Lords Supper

Lords Supper


The Lord Jesus Christ gave us two specific commands for the Church; to baptize and to celebrate a communion time in honor of Him. Baptism by its nature can only be experienced once per believer, but the Lord’s Supper is to be an ongoing celebration.


The command to celebrate the Lord’s Supper was given during the celebration of an Old Testament feast called the Passover. Jesus said to His disciples that He would celebrate the Passover with them (Matthew 26:18). But during the Passover meal Jesus did something quite out of the ordinary for that feast; instead of focusing on the past event He pointed to a new celebration that would be done in remembrance of Him. Jesus identified Himself with the Passover Lamb and said that the Lamb was “. . .His body given for you; do this in remembrance of me.” (Luke 22:19). In effect Jesus fulfilled the Old Testament feast and made it now a time of remembrance of His shed Blood for us. We find that the early church followed that command and began to practice the observance of the Lord’s Supper on a regular basis (Acts 2:42).


The Lord’s Supper has numerous meanings: one is the remembrance of the Lord and what He has done for us, and the second aspect being the fellowship of this special time. Jesus told His disciples to do this, and it can be implied that it is the Church who is being told to come together and do this in remembrance of the Lord. We are told to remember His death for us, which speaks of the past. We are looking at a time in history that is specific and can say, “this is the moment when Our Savior bore our sins.” And by going through the same motions and words of that night we somehow transport that past event into the present, which makes it very much a part of our lives. In Luke 22:20 Jesus said, “This cup is the new covenant in my blood. . .” So the significance has a present reality in that it instituted the new covenant which is presently at work in our lives.

The Lord’s Supper also has a future meaning which is indicated in Matthew 26:29, “I tell you, I will not drink of this fruit of the vine from now on until that day when I drink it anew with you in my Father’s kingdom.” Jesus points us towards the day in the future when we will “break bread” with Him. Thus, when we celebrate the Lord’s Supper today, we can think of that glorious day coming, when we will be with our Jesus and enjoy His fellowship.


The sharing of the bread and the wine occurred at the passover meal. But having a meal is not a requirement for the remembrance today. However, the early church appeared to have a love feast prior to the actual celebrating of the elements. However, a church meal would greatly enhance a sense of being a family. The Scriptures indicate that the breaking of the bread and the sharing of the cup occurred during the meal (Matthew 26:27). But most scholars agree that the “remembrance” only includes the bread and the wine. There is a certain practice indicated in the Scriptures that apply to the celebration of the supper: first the giving of thanks for the blessing of salvation that the elements symbolize (Matthew 26:26-29, Mark 14:22-25, Luke 22:19, 1Corinthians 11:24-25); and secondly, after the prayer, the elements are shared with the people for them to eat and drink. The actual elements are shown in Scripture to be bread and wine.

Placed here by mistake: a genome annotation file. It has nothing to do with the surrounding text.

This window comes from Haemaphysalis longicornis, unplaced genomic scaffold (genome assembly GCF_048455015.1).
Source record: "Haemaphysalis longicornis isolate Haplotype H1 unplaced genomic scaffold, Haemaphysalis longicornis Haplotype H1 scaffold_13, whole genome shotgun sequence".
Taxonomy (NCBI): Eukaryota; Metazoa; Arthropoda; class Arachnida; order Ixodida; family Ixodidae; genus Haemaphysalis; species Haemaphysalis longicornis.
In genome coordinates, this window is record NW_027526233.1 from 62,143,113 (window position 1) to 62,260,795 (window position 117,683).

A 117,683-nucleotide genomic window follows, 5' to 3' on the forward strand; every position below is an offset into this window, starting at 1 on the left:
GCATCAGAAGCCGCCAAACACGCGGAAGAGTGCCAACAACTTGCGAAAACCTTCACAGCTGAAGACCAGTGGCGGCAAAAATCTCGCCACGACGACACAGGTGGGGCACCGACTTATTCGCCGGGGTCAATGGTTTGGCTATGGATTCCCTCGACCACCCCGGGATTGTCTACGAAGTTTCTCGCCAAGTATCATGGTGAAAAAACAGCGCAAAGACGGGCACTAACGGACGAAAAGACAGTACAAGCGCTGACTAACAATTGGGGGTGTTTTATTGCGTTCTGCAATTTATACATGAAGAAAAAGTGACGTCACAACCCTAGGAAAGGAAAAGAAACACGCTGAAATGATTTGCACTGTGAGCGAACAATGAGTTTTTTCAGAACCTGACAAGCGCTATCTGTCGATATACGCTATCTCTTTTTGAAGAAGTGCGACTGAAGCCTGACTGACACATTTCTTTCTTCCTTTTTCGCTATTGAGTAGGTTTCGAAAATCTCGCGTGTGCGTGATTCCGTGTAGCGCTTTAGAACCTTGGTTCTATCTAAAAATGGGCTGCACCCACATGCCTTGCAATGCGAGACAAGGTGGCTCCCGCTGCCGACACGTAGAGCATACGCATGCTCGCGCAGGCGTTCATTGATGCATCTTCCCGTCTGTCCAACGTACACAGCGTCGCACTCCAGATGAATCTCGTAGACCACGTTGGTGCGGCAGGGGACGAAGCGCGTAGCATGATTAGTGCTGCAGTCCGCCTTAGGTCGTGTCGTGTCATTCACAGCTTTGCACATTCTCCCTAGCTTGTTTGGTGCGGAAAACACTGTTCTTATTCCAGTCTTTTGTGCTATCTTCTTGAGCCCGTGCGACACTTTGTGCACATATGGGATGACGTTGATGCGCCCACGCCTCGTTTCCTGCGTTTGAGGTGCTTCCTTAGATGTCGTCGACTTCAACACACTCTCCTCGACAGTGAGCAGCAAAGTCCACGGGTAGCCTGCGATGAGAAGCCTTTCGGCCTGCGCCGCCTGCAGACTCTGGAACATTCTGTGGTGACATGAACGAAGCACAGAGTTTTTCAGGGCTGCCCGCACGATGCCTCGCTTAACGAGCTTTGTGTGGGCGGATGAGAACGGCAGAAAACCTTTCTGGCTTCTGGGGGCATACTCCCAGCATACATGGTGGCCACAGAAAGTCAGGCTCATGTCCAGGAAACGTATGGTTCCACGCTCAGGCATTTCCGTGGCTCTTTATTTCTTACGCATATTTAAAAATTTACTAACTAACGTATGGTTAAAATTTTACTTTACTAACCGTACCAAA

The custom of the day had a great impact on the elements used. Bread and wine were commonly used for nourishment and had become symbols of the spiritual nourishment and blessing of God (Genesis 14:18, 27:28, 37; Amos 9:13). Thus they were fitting symbols to be used at that feast. Today because of our different cultures we have somewhat differing elements. While we still use a type of bread, it is the wine that most often is changed. Our society raises people who have had very little exposure to wines as children, mainly due to refrigeration of other drinks. Also our wines are far more “potent” than the wines of the “Bible Times” that were “cut” with water. The emphasis in Scripture is not on the nature of the bread and the wine, but on their symbolic significance.

A few words need to be said about the “bread” used by most churches. Nothing should ever be used that would be offensive to the mouth, for this is to be a rather solemn moment. I have observed that often churches use little pieces of tiny hard bread that has the consistency and taste of a piece of chalk! This is distracting to the communion. The use of “fresh” cracker pieces would be an improvement on the “chalk.”